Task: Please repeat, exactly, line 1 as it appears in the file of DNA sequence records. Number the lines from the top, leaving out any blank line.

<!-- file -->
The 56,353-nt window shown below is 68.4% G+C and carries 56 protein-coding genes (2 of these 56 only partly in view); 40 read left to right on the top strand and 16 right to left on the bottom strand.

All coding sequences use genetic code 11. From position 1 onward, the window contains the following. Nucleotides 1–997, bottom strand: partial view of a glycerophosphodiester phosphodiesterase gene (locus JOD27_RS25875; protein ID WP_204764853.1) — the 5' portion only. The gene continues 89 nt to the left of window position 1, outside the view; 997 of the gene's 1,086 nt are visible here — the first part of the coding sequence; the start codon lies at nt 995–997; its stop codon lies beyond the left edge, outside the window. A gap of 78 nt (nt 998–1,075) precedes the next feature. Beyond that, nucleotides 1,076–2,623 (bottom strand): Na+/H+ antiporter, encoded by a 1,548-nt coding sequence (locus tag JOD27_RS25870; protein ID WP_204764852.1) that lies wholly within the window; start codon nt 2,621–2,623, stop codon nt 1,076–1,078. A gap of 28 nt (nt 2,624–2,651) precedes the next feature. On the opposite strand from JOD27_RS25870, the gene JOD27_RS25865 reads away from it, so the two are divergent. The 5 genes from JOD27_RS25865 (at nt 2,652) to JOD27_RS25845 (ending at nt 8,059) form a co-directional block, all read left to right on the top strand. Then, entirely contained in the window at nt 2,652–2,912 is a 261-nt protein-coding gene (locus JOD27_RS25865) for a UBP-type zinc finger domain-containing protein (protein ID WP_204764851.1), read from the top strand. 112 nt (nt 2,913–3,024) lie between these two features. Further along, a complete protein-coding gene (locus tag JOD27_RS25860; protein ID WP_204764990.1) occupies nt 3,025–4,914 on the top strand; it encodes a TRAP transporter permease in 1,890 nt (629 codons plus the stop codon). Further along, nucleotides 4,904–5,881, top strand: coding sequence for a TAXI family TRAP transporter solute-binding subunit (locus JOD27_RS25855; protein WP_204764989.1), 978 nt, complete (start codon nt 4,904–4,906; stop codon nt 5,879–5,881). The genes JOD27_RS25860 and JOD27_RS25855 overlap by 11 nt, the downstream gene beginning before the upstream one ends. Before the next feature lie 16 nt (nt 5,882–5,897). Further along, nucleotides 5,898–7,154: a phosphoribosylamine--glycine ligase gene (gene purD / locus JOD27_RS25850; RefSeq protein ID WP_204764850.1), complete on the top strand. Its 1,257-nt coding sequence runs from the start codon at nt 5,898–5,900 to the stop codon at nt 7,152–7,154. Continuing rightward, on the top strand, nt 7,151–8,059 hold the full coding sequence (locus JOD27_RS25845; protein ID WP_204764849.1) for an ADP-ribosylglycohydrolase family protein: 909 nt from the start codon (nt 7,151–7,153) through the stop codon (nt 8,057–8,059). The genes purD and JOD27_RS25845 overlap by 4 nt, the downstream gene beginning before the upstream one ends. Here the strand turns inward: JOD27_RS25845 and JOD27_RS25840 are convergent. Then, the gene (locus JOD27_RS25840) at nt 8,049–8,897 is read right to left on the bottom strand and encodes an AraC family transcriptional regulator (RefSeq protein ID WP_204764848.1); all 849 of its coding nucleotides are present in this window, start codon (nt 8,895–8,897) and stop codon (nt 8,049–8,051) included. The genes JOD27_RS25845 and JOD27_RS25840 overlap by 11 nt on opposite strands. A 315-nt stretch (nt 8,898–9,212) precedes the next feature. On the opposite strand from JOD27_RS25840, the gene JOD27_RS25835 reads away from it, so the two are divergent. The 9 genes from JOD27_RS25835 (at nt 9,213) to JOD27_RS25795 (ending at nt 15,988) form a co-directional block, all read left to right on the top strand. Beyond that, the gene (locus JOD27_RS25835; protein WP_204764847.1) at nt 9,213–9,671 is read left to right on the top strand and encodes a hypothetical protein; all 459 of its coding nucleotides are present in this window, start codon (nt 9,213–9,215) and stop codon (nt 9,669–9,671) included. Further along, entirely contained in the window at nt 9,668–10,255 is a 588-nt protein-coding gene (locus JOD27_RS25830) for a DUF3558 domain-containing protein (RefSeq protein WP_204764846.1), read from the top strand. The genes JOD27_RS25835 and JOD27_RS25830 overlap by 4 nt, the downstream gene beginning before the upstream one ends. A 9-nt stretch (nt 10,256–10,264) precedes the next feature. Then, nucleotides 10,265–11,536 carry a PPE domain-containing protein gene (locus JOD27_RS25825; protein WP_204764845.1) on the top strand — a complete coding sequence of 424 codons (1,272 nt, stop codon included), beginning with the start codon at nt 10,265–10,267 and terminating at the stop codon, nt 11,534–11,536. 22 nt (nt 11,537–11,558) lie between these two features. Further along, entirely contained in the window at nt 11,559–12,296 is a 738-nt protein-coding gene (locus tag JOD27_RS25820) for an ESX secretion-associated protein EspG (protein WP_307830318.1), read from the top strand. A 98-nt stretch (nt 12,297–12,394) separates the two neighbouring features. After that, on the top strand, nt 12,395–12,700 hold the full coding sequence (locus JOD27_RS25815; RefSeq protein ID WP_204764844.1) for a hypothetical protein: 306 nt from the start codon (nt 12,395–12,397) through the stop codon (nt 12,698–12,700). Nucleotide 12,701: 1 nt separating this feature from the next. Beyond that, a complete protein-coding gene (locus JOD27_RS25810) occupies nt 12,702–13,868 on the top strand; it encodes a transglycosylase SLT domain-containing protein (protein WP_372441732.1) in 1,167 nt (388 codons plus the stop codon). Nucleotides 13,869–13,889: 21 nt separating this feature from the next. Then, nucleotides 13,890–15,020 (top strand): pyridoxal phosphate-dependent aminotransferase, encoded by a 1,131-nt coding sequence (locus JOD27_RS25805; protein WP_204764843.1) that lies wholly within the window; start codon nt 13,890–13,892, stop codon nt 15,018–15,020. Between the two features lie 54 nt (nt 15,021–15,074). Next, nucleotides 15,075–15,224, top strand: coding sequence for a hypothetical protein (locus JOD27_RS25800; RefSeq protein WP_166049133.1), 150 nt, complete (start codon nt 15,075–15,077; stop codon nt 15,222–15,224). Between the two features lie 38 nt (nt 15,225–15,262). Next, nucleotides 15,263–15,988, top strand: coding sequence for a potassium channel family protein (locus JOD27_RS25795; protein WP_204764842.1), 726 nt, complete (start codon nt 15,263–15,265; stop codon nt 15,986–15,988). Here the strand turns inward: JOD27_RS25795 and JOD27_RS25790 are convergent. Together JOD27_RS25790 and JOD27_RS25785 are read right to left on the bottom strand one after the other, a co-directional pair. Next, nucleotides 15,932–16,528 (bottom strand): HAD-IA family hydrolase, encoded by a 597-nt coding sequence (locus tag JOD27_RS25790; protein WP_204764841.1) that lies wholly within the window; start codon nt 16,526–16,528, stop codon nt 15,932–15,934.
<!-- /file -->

The 56,353-nt window shown below is 68.4% G+C and carries 56 protein-coding genes (2 of these 56 only partly in view); 40 read left to right on the top strand and 16 right to left on the bottom strand.